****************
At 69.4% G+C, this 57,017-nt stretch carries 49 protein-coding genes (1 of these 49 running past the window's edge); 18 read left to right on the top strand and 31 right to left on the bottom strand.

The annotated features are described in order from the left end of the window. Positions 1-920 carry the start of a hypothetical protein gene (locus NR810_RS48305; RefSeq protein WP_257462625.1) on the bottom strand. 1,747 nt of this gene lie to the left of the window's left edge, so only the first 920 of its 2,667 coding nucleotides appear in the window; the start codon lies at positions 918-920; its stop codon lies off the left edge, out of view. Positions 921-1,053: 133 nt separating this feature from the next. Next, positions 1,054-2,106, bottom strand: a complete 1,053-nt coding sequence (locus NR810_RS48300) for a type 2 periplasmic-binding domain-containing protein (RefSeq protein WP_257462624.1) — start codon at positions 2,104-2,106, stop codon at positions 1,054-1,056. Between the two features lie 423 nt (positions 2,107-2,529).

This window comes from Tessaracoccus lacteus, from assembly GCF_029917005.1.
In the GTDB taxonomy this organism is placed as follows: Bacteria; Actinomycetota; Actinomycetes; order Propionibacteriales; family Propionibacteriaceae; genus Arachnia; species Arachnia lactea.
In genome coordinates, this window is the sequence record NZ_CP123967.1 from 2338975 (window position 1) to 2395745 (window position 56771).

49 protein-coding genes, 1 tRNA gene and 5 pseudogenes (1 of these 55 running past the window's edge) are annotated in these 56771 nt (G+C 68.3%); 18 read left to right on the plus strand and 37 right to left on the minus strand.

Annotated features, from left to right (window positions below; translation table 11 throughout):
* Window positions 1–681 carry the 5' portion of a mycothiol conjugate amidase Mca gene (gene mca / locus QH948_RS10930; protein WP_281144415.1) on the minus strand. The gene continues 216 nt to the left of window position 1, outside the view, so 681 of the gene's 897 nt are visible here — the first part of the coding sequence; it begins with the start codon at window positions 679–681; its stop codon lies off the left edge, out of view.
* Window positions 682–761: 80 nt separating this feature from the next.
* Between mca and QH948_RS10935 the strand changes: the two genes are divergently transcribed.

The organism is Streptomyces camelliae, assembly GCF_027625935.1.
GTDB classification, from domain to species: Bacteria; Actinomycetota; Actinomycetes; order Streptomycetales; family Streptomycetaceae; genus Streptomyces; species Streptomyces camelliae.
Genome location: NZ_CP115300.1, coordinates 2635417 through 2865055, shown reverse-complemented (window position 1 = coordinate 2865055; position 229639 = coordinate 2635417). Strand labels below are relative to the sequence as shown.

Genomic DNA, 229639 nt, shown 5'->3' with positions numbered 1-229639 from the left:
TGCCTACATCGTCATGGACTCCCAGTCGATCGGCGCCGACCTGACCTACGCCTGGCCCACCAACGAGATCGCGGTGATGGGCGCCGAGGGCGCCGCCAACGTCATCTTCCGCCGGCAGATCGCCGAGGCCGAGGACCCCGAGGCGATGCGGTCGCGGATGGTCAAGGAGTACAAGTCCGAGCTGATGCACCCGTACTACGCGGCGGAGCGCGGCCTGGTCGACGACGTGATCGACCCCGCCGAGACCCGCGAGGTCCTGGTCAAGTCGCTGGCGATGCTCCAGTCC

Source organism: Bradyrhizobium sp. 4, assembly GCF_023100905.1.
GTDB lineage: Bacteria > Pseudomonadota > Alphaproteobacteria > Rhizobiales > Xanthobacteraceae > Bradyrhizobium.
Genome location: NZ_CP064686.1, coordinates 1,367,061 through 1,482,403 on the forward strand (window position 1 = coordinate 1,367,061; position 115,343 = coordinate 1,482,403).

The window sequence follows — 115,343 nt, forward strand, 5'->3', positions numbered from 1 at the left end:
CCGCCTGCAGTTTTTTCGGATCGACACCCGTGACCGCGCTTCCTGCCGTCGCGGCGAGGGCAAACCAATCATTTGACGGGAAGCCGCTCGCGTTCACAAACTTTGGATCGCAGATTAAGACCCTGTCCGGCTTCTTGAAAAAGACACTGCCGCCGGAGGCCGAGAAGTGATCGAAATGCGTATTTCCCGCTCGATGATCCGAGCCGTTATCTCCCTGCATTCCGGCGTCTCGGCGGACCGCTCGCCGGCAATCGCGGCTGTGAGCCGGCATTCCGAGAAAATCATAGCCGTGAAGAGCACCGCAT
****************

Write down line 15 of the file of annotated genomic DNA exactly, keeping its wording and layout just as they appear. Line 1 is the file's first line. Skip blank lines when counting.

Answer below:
TGCCTACATCGTCATGGACTCCCAGTCGATCGGCGCCGACCTGACCTACGCCTGGCCCACCAACGAGATCGCGGTGATGGGCGCCGAGGGCGCCGCCAACGTCATCTTCCGCCGGCAGATCGCCGAGGCCGAGGACCCCGAGGCGATGCGGTCGCGGATGGTCAAGGAGTACAAGTCCGAGCTGATGCACCCGTACTACGCGGCGGAGCGCGGCCTGGTCGACGACGTGATCGACCCCGCCGAGACCCGCGAGGTCCTGGTCAAGTCGCTGGCGATGCTCCAGTCC